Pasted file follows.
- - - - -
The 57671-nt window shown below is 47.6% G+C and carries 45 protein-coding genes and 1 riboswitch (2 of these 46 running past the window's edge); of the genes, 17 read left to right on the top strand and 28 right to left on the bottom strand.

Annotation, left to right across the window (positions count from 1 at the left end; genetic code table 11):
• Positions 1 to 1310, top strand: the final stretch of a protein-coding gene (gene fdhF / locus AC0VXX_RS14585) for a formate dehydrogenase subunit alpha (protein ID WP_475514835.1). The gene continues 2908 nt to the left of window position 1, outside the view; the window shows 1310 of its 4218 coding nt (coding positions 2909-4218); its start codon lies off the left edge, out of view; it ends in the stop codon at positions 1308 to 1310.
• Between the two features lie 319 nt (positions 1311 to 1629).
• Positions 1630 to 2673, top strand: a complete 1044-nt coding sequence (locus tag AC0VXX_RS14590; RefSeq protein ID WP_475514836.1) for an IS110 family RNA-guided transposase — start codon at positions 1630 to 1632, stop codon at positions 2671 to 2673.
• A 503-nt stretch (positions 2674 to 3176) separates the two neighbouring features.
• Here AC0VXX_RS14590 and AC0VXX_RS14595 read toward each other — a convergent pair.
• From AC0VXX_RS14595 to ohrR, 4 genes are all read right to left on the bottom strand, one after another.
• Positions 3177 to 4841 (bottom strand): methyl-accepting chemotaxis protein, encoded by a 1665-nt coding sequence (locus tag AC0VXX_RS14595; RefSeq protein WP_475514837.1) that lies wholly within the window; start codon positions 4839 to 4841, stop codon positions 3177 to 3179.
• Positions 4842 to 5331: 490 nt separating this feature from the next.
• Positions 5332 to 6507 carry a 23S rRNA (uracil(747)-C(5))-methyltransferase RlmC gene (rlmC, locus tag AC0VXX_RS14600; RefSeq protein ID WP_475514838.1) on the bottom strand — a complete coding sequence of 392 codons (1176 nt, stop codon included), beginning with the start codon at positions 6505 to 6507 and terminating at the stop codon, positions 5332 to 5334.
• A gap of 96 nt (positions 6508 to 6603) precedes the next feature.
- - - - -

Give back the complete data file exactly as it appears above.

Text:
The 57671-nt window shown below is 47.6% G+C and carries 45 protein-coding genes and 1 riboswitch (2 of these 46 running past the window's edge); of the genes, 17 read left to right on the top strand and 28 right to left on the bottom strand.

Annotation, left to right across the window (positions count from 1 at the left end; genetic code table 11):
• Positions 1 to 1310, top strand: the final stretch of a protein-coding gene (gene fdhF / locus AC0VXX_RS14585) for a formate dehydrogenase subunit alpha (protein ID WP_475514835.1). The gene continues 2908 nt to the left of window position 1, outside the view; the window shows 1310 of its 4218 coding nt (coding positions 2909-4218); its start codon lies off the left edge, out of view; it ends in the stop codon at positions 1308 to 1310.
• Between the two features lie 319 nt (positions 1311 to 1629).
• Positions 1630 to 2673, top strand: a complete 1044-nt coding sequence (locus tag AC0VXX_RS14590; RefSeq protein ID WP_475514836.1) for an IS110 family RNA-guided transposase — start codon at positions 1630 to 1632, stop codon at positions 2671 to 2673.
• A 503-nt stretch (positions 2674 to 3176) separates the two neighbouring features.
• Here AC0VXX_RS14590 and AC0VXX_RS14595 read toward each other — a convergent pair.
• From AC0VXX_RS14595 to ohrR, 4 genes are all read right to left on the bottom strand, one after another.
• Positions 3177 to 4841 (bottom strand): methyl-accepting chemotaxis protein, encoded by a 1665-nt coding sequence (locus tag AC0VXX_RS14595; RefSeq protein WP_475514837.1) that lies wholly within the window; start codon positions 4839 to 4841, stop codon positions 3177 to 3179.
• Positions 4842 to 5331: 490 nt separating this feature from the next.
• Positions 5332 to 6507 carry a 23S rRNA (uracil(747)-C(5))-methyltransferase RlmC gene (rlmC, locus tag AC0VXX_RS14600; RefSeq protein ID WP_475514838.1) on the bottom strand — a complete coding sequence of 392 codons (1176 nt, stop codon included), beginning with the start codon at positions 6505 to 6507 and terminating at the stop codon, positions 5332 to 5334.
• A gap of 96 nt (positions 6508 to 6603) precedes the next feature.